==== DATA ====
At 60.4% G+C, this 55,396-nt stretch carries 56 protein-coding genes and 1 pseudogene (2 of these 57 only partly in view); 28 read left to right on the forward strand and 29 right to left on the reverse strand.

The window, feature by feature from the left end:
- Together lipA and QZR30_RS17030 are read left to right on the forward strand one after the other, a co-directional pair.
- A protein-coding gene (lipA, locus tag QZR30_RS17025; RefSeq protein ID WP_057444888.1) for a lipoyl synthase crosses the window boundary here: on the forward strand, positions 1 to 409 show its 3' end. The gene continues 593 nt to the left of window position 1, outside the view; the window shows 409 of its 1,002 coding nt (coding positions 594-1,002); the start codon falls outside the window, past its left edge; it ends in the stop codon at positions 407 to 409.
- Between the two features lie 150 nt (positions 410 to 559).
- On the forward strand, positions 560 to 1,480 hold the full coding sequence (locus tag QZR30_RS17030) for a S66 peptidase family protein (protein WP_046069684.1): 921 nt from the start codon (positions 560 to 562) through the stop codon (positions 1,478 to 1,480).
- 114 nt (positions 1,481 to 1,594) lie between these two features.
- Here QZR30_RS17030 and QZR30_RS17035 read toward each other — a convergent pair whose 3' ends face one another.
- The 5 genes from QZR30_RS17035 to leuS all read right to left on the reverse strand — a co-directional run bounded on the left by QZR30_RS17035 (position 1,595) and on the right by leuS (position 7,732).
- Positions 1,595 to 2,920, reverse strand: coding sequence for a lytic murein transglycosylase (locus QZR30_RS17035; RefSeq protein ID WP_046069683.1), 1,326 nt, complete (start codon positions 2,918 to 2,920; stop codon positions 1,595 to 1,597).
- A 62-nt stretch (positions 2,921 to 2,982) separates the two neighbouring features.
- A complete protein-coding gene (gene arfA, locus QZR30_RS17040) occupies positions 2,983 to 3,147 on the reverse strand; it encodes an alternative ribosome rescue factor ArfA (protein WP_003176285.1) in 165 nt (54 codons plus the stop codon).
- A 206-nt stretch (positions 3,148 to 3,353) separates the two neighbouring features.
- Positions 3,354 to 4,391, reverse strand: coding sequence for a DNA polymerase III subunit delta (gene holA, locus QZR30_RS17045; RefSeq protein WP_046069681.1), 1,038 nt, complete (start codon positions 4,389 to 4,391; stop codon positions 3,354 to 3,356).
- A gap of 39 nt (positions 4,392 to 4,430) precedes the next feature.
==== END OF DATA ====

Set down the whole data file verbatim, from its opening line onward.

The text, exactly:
At 60.4% G+C, this 55,396-nt stretch carries 56 protein-coding genes and 1 pseudogene (2 of these 57 only partly in view); 28 read left to right on the forward strand and 29 right to left on the reverse strand.

The window, feature by feature from the left end:
- Together lipA and QZR30_RS17030 are read left to right on the forward strand one after the other, a co-directional pair.
- A protein-coding gene (lipA, locus tag QZR30_RS17025; RefSeq protein ID WP_057444888.1) for a lipoyl synthase crosses the window boundary here: on the forward strand, positions 1 to 409 show its 3' end. The gene continues 593 nt to the left of window position 1, outside the view; the window shows 409 of its 1,002 coding nt (coding positions 594-1,002); the start codon falls outside the window, past its left edge; it ends in the stop codon at positions 407 to 409.
- Between the two features lie 150 nt (positions 410 to 559).
- On the forward strand, positions 560 to 1,480 hold the full coding sequence (locus tag QZR30_RS17030) for a S66 peptidase family protein (protein WP_046069684.1): 921 nt from the start codon (positions 560 to 562) through the stop codon (positions 1,478 to 1,480).
- 114 nt (positions 1,481 to 1,594) lie between these two features.
- Here QZR30_RS17030 and QZR30_RS17035 read toward each other — a convergent pair whose 3' ends face one another.
- The 5 genes from QZR30_RS17035 to leuS all read right to left on the reverse strand — a co-directional run bounded on the left by QZR30_RS17035 (position 1,595) and on the right by leuS (position 7,732).
- Positions 1,595 to 2,920, reverse strand: coding sequence for a lytic murein transglycosylase (locus QZR30_RS17035; RefSeq protein ID WP_046069683.1), 1,326 nt, complete (start codon positions 2,918 to 2,920; stop codon positions 1,595 to 1,597).
- A 62-nt stretch (positions 2,921 to 2,982) separates the two neighbouring features.
- A complete protein-coding gene (gene arfA, locus QZR30_RS17040) occupies positions 2,983 to 3,147 on the reverse strand; it encodes an alternative ribosome rescue factor ArfA (protein WP_003176285.1) in 165 nt (54 codons plus the stop codon).
- A 206-nt stretch (positions 3,148 to 3,353) separates the two neighbouring features.
- Positions 3,354 to 4,391, reverse strand: coding sequence for a DNA polymerase III subunit delta (gene holA, locus QZR30_RS17045; RefSeq protein WP_046069681.1), 1,038 nt, complete (start codon positions 4,389 to 4,391; stop codon positions 3,354 to 3,356).
- A gap of 39 nt (positions 4,392 to 4,430) precedes the next feature.